BOOKS: Loud Hurrahs for a Man with a Moustache; Boots, Balls & Haircuts, by Hunter Davies, Cassell, Pounds 20. Reviewed by Hyder Jawad

The Birmingham Post (England), December 13, 2003 | Go to article overview

BOOKS: Loud Hurrahs for a Man with a Moustache; Boots, Balls & Haircuts, by Hunter Davies, Cassell, Pounds 20. Reviewed by Hyder Jawad


Byline: Hyder Jawad

For an author who struck gold when he won the rights in the Sixties to write the authorised biography of The Beatles, and silver when he wrote The Glory Game inthe Seventies, Hunter Davies seems to prefer growing old gracefully.

Ambitious efforts of a previous generation have given way to less threatening publications yet he still has the knack of catching the mood to place extraordinary situations into ordinary contexts.

In Boots, Balls & Haircuts he has produced a social history of football that owes its quality as much to lavish illustrations as to his typically ironic prose.

No risks here, but plenty of nostalgia. Davies, the owner of a timeless moustache, takes us from the unheralded formation of the Football Association in 1863 to the outrageous earnings of David Beckham in 2003; from the working-class revolution of the nineteenth century to the middle-class renaissance of modern times.

It is a familiar saga but, unlike many of its genre, tells the story through the eyes of the human being.

Human interest is Davies's forte and he is never better than when he provides laconic, often satirical, character sketches.

'The slowest, dopiest people to realise the fortunes available in football were the football authorities themselves,' he states with perception.'They cut themselves off from most commercial merchandising and advertising possibilities, feeling above such sordid, mercenary worlds, not wanting their pure game, which they perceived as a labour of love, to be tainted by nasty commerce.'

Davies does not tell us the story, he shows us it, and the journey is more enjoyable as a result. …

The rest of this article is only available to active members of Questia

Already a member? Log in now.

Notes for this article

Add a new note
If you are trying to select text to create highlights or citations, remember that you must now click or tap on the first word, and then click or tap on the last word.
One moment ...
Default project is now your active project.
Project items

Items saved from this article

This article has been saved
Highlights (0)
Some of your highlights are legacy items.

Highlights saved before July 30, 2012 will not be displayed on their respective source pages.

You can easily re-create the highlights by opening the book page or article, selecting the text, and clicking “Highlight.”

Citations (0)
Some of your citations are legacy items.

Any citation created before July 30, 2012 will labeled as a “Cited page.” New citations will be saved as cited passages, pages or articles.

We also added the ability to view new citations from your projects or the book or article where you created them.

Notes (0)
Bookmarks (0)

You have no saved items from this article

Project items include:
  • Saved book/article
  • Highlights
  • Quotes/citations
  • Notes
  • Bookmarks
Notes
Cite this article

Cited article

Style
Citations are available only to our active members.
Buy instant access to cite pages or passages in MLA, APA and Chicago citation styles.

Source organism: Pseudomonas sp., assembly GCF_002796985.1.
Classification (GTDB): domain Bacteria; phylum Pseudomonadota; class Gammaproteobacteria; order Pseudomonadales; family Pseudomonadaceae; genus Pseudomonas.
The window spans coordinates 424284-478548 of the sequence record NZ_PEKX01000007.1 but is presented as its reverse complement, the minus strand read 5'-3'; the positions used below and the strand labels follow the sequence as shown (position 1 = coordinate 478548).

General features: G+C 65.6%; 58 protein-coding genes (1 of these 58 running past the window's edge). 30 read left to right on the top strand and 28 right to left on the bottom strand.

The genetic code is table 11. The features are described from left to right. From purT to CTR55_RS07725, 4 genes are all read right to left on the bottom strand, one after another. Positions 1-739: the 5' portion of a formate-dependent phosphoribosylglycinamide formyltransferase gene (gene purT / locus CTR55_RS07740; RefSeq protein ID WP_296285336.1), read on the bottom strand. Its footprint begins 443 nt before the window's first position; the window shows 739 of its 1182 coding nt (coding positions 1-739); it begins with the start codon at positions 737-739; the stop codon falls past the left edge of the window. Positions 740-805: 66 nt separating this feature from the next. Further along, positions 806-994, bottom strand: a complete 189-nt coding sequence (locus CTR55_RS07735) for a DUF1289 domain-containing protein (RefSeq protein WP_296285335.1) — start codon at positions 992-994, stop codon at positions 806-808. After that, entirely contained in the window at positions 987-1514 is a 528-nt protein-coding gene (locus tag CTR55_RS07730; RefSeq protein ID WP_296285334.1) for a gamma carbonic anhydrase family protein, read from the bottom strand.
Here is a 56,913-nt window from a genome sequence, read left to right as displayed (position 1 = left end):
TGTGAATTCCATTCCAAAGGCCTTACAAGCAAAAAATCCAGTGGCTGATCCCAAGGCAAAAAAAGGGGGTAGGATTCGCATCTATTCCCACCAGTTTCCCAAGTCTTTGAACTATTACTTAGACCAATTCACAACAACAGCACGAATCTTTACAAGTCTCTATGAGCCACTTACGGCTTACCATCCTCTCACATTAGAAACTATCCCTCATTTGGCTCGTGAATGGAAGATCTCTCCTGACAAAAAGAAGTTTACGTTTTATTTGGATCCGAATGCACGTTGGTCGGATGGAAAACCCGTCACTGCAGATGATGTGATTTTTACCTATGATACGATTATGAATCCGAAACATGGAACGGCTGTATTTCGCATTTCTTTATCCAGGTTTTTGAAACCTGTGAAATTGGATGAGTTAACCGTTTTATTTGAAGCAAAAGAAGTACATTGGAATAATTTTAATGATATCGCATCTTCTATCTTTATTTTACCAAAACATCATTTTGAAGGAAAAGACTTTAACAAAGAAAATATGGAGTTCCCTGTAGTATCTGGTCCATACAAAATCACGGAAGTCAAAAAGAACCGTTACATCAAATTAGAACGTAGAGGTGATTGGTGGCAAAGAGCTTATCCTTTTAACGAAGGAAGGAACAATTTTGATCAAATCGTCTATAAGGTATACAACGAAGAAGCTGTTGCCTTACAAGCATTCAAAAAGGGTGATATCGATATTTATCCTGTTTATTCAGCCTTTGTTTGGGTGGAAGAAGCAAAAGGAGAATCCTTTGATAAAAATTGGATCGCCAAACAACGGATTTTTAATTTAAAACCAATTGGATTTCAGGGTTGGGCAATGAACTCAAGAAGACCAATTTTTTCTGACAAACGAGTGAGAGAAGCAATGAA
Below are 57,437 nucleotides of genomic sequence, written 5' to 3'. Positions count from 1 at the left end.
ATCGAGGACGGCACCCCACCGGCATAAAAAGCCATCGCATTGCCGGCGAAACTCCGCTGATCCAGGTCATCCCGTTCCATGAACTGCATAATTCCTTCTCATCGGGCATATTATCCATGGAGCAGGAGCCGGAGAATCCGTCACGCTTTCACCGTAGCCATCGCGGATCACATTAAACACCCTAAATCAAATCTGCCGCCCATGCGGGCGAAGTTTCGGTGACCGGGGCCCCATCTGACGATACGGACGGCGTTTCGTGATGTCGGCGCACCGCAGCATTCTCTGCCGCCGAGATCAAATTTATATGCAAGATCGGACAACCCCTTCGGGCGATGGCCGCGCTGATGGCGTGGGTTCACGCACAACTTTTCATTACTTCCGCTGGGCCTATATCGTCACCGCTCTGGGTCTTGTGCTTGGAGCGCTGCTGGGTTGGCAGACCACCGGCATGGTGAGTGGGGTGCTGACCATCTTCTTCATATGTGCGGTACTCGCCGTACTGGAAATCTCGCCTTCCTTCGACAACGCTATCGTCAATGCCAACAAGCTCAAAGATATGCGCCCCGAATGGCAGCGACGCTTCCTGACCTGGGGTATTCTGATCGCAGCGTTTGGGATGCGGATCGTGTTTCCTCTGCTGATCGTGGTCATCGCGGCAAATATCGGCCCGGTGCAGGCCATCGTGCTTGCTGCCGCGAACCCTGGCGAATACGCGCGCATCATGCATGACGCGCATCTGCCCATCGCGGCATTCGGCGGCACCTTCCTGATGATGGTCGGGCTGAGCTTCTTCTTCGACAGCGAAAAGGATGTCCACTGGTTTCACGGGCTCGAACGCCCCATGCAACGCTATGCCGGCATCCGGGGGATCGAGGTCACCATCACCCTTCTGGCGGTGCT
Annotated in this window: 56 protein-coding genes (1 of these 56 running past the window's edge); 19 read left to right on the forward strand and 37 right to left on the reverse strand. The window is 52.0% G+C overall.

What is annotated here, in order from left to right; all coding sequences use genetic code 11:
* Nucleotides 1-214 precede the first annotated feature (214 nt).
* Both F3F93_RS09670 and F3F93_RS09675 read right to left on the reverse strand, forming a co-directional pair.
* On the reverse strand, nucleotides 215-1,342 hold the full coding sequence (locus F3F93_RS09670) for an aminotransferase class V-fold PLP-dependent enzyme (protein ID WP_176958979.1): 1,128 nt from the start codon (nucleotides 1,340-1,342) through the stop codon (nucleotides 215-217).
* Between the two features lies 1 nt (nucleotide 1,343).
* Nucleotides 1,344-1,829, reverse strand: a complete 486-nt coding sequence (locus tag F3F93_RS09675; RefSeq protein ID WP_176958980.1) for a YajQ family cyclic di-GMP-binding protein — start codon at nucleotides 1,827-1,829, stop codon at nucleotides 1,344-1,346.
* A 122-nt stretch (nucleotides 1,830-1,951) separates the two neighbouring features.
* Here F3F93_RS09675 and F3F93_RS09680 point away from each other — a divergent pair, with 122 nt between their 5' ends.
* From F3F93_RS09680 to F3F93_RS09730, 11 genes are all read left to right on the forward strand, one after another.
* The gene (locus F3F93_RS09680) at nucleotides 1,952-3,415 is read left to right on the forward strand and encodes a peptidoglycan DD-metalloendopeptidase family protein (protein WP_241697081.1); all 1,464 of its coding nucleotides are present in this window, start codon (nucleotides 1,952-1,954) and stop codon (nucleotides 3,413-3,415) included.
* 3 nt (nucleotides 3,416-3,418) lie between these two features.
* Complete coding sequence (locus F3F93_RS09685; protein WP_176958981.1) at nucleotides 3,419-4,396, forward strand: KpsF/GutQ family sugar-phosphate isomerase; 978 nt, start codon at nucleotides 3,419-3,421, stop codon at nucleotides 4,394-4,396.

(Einhorn, 1992, p. 25)

(Einhorn 25)

1. Lois J. Einhorn, Abraham Lincoln, the Orator: Penetrating the Lincoln Legend (Westport, CT: Greenwood Press, 1992), 25, http://www.questia.com/read/27419298.

Cited article

BOOKS: Loud Hurrahs for a Man with a Moustache; Boots, Balls & Haircuts, by Hunter Davies, Cassell, Pounds 20. Reviewed by Hyder Jawad
Settings

Settings

Typeface
Text size Smaller Larger Reset View mode
Search within

Search within this article

Look up

Look up a word

  • Dictionary
  • Thesaurus
Please submit a word or phrase above.
Print this page

Print this page

Why can't I print more than one page at a time?

Help
Full screen

matching results for page

    Questia reader help

    How to highlight and cite specific passages

    1. Click or tap the first word you want to select.
    2. Click or tap the last word you want to select, and you’ll see everything in between get selected.
    3. You’ll then get a menu of options like creating a highlight or a citation from that passage of text.

    OK, got it!

    Cited passage

    Style
    Citations are available only to our active members.
    Buy instant access to cite pages or passages in MLA, APA and Chicago citation styles.

    "Portraying himself as an honest, ordinary person helped Lincoln identify with his audiences." (Einhorn, 1992, p. 25).

    "Portraying himself as an honest, ordinary person helped Lincoln identify with his audiences." (Einhorn 25)

    "Portraying himself as an honest, ordinary person helped Lincoln identify with his audiences."1

    1. Lois J. Einhorn, Abraham Lincoln, the Orator: Penetrating the Lincoln Legend (Westport, CT: Greenwood Press, 1992), 25, http://www.questia.com/read/27419298.

    Cited passage

    Thanks for trying Questia!

    Please continue trying out our research tools, but please note, full functionality is available only to our active members.

    Your work will be lost once you leave this Web page.

    Buy instant access to save your work.

    Already a member? Log in now.

    Oops!

    An unknown error has occurred. Please click the button below to reload the page. If the problem persists, please try again in a little while.